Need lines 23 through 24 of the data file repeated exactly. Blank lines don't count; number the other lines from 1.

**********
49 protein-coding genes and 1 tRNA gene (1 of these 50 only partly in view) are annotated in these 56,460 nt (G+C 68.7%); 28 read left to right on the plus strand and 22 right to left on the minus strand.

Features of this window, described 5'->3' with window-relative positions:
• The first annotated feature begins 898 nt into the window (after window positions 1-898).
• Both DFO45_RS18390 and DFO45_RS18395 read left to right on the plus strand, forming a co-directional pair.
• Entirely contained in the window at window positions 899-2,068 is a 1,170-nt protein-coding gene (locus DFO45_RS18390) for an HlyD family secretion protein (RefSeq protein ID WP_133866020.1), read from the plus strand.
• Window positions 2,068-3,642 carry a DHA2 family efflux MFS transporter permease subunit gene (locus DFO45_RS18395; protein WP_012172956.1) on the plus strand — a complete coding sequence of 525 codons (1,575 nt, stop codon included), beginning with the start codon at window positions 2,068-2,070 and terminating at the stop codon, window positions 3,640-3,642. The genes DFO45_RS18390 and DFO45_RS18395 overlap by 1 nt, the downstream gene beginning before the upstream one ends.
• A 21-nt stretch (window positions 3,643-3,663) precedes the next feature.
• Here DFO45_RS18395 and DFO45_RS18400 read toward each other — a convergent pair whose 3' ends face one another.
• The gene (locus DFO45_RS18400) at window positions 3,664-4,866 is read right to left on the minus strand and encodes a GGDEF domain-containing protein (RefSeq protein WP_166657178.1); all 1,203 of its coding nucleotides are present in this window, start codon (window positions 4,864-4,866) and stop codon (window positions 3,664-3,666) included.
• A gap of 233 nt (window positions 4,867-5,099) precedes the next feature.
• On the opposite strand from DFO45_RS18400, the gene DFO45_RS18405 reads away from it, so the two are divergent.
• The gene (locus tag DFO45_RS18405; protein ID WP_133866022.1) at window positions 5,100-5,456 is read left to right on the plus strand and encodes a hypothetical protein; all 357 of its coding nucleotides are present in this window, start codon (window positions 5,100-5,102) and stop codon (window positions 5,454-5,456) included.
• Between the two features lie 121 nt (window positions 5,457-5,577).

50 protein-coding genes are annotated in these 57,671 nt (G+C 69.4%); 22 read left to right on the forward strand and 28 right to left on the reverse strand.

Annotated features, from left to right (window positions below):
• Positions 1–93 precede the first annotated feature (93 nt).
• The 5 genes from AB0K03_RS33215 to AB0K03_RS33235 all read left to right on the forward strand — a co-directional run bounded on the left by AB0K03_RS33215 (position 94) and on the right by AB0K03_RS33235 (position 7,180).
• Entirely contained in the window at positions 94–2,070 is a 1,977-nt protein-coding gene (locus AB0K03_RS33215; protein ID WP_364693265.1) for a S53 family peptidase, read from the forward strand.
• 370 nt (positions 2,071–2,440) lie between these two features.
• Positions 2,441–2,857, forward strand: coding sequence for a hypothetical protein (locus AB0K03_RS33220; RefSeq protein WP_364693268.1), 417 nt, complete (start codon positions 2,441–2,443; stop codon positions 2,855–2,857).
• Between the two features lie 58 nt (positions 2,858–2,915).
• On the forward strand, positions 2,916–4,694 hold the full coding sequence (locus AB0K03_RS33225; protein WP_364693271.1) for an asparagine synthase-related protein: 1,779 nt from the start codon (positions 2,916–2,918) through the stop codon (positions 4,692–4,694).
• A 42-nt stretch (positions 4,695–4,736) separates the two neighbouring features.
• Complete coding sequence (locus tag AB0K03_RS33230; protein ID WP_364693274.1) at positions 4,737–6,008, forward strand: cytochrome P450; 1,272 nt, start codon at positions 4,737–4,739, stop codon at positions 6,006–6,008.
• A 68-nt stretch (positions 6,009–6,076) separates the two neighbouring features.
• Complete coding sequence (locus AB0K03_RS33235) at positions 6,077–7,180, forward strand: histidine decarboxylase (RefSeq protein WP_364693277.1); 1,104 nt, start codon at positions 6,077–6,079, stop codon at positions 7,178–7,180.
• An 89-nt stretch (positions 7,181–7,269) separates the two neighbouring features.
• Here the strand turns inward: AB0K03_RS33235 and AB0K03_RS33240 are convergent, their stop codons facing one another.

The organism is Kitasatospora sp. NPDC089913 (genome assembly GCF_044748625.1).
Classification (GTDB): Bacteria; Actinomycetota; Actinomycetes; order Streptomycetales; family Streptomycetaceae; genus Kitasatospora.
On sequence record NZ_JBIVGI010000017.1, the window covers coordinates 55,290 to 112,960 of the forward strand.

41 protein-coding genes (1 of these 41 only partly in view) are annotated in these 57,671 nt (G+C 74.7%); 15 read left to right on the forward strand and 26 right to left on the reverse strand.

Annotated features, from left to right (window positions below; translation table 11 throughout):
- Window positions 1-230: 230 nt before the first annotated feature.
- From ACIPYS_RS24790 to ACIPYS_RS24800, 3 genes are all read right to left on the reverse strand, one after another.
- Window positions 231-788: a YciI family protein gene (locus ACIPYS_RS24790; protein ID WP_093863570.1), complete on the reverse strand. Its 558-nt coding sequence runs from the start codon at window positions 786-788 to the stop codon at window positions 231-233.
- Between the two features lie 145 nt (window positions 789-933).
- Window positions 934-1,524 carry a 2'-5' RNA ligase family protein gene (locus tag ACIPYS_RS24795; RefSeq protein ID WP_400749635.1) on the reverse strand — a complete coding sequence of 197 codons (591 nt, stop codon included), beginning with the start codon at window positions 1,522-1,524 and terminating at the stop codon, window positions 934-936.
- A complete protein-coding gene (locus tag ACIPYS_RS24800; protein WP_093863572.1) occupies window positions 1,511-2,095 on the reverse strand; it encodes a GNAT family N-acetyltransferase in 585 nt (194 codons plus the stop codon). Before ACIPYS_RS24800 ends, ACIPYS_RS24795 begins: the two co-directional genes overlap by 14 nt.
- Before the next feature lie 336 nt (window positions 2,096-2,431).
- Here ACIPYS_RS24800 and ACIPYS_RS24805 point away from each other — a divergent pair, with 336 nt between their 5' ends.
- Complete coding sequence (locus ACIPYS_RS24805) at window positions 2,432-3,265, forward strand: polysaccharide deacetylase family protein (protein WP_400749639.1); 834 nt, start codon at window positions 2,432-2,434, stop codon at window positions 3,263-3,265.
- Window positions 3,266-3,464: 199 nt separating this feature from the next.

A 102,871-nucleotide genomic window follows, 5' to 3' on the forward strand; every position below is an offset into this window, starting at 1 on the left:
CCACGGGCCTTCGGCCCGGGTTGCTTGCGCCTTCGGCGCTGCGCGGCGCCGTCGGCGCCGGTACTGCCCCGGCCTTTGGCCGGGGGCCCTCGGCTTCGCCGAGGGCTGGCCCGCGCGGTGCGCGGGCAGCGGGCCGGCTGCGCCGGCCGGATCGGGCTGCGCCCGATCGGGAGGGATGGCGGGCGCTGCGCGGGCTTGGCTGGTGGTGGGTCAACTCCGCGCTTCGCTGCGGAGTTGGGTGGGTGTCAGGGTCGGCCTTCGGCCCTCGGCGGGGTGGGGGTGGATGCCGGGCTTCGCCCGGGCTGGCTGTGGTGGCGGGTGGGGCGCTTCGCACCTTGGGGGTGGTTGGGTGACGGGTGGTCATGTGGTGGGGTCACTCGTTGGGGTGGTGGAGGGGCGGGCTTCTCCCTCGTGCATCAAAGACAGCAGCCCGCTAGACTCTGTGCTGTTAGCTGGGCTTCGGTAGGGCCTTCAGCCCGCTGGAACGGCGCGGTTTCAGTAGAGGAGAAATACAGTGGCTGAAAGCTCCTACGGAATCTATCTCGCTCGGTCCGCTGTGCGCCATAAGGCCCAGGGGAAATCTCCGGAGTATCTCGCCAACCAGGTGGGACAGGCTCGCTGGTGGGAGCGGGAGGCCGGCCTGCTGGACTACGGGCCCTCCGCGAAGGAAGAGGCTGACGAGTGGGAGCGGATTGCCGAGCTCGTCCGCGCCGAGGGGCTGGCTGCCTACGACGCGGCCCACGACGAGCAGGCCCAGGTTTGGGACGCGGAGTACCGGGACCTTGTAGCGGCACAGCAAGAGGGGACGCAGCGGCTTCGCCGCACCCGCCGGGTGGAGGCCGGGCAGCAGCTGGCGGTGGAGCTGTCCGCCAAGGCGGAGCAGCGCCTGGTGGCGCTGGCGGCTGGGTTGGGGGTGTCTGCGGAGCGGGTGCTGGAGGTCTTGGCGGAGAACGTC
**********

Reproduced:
• A 42-nt stretch (positions 4,695–4,736) separates the two neighbouring features.
• Complete coding sequence (locus tag AB0K03_RS33230; protein ID WP_364693274.1) at positions 4,737–6,008, forward strand: cytochrome P450; 1,272 nt, start codon at positions 4,737–4,739, stop codon at positions 6,006–6,008.